As of today here in early-September, the calendar still says “summer” for another week or so, and the next few days high temps are supposed to be 80+ degrees all across the Midwest. However, the first freeze of the season may be here before you know it. In fact, parts of the northern Rockies have already had their first freeze, as well as accumulating snow. With this in mind, I think it’s interesting to look at when the first freeze typically occurs all across the nation. It’s important to note that these are simply median dates, and different weather patterns each fall can make your first 32-degree temperature occur much earlier or much later than what is shown on the maps and data below.
September 15: The average first freeze occurs sometime around Sept. 15th for much of the Rockies and Intermountain West as well as parts of the northern Plains and upper Midwest (closer to the international border). Additionally, some inland areas of the upper Great Lakes also see their first freeze around Sept. 15th each year. It’s also worth noting, western Wyoming, western Montana, Idaho, and eastern Oregon will see their first freeze before Sept. 15th as of late. Keep in mind, last year Denver didn’t see its first freeze until Oct. 13th, but it was as early as Sept. 8th in 2020.
October 1: A large swath of the West and Midwest sees their first freeze sometime near October 1st. This includes much of the Great Basin, northern Plains, upper Midwest and parts of the upper Great Lakes. Most of the Adirondacks and Catskills in New York experience 32-degree temperatures around October 1, along with the Appalachians from west-central Pennsylvania down into eastern West Virginia. The majority of New England also gets its first freeze around October 1st, on average.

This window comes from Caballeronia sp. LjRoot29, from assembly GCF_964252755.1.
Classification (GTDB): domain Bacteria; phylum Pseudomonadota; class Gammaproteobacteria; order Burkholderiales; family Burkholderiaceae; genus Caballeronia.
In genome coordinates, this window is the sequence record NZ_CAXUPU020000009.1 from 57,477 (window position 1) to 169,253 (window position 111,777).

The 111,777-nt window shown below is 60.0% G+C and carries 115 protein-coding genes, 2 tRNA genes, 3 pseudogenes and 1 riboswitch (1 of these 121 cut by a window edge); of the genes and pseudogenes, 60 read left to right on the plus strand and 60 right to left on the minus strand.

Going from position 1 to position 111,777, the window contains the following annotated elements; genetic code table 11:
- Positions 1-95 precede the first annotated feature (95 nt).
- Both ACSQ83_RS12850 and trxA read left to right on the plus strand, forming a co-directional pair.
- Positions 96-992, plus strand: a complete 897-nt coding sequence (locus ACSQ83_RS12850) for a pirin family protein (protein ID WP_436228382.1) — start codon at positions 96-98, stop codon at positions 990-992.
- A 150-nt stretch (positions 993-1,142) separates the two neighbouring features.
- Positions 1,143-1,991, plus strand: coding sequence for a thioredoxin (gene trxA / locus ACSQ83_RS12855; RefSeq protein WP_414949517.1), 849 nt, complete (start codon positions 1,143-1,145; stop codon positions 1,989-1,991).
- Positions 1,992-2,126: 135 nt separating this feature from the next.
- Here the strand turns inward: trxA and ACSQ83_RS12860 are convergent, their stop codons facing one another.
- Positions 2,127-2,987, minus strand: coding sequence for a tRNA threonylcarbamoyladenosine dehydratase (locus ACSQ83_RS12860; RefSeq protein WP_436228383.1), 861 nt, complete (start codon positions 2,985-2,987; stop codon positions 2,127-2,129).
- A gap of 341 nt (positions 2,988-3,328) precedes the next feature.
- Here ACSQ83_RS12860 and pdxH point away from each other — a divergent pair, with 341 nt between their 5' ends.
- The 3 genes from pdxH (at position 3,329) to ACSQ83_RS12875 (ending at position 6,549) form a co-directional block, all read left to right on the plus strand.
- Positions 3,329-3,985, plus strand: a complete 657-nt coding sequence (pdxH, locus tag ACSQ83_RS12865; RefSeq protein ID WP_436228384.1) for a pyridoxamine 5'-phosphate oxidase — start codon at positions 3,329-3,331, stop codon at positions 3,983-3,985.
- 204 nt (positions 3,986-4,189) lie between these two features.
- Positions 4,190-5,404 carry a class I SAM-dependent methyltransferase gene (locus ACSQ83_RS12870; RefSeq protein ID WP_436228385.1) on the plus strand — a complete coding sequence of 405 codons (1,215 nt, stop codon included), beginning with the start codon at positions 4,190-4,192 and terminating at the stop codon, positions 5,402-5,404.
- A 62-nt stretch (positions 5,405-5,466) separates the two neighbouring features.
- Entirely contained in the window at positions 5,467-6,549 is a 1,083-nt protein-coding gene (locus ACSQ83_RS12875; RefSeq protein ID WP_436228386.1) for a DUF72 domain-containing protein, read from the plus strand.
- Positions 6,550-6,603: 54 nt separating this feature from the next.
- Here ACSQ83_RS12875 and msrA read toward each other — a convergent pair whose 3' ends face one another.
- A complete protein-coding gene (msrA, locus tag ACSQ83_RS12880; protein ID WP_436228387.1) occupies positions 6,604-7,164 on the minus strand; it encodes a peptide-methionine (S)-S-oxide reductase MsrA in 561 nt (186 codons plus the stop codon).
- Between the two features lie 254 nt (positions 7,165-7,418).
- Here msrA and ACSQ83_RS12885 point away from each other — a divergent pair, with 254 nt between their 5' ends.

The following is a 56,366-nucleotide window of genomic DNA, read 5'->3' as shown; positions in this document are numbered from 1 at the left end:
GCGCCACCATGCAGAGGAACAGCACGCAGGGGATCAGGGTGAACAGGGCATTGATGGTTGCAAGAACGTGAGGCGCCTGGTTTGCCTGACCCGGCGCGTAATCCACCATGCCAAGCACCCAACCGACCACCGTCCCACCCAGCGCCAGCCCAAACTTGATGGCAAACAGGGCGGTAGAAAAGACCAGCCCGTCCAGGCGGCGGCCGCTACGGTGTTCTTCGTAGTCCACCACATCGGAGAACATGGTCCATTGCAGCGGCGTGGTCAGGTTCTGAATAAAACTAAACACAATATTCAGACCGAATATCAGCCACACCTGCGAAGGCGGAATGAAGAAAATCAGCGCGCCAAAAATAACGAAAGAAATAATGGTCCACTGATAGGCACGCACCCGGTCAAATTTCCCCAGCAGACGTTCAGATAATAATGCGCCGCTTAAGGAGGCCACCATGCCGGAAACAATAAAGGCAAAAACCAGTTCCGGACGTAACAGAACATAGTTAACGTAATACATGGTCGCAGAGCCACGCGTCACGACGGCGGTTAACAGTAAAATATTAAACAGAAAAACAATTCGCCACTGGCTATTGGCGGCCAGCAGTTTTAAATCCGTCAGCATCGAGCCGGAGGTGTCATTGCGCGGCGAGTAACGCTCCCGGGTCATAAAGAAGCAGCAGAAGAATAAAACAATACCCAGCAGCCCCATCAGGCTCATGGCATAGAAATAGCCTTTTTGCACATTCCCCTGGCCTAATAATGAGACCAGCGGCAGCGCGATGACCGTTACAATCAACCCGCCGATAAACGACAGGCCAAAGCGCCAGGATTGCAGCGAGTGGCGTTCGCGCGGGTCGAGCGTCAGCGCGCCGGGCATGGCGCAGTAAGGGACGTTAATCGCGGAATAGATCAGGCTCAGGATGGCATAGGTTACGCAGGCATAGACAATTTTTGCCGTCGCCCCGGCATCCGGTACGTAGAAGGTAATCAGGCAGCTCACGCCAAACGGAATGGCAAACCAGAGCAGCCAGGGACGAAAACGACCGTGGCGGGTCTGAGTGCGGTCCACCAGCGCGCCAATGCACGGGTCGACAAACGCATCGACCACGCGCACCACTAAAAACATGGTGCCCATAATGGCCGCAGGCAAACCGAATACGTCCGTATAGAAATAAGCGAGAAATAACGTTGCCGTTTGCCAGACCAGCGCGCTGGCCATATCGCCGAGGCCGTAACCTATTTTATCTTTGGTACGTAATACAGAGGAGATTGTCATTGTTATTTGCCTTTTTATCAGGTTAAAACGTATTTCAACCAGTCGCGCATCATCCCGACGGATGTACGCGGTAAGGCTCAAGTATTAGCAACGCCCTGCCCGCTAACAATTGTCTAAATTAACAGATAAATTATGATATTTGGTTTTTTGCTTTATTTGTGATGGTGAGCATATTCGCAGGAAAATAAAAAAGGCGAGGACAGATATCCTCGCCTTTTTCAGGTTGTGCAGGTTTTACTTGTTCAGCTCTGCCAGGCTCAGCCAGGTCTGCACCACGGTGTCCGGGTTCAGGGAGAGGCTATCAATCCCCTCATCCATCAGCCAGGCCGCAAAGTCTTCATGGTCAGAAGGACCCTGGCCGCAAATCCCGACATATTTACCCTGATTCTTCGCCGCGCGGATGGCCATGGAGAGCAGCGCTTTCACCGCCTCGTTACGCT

October 15: A large area of the country averages the first freeze in mid-October. Parts of the northern Southwest, much of the central Plains, parts of the upper and mid-Mississippi Valley, much of the Great Lakes, the northern Ohio Valley and a large swath of the Northeast generally reach 32 degrees around Oct. 15. The Great Smoky Mountains in eastern Tennessee and western North Carolina also have their first freeze near Oct. 15, as well as the Shenandoah Valley of western Virginia and much of West Virginia.
November 1: Parts of the Southwest, southern Plains, mid-Mississippi and Ohio Valleys, and mid-Atlantic don’t see their first freeze, on average, until Nov. 1. The major cities along the Interstate 95 corridor, from New York City to Philadelphia, Baltimore and Washington D.C., are included in not seeing 32-degree temperatures until about Nov. 1. This is due to the urban heat island effect, keeping cities warmer than their suburbs overnight.
November 15: Parts of Southern California, the Southwest, southern Plains, lower Mississippi Valley and Southeast don’t see their first freeze until November 15 on average. The southernmost portions of these regions may not see 32-degree temperatures at all, such as southeastern Texas, Louisiana, southern Mississippi and Alabama, the coastal Carolinas, southern Georgia and all of Florida.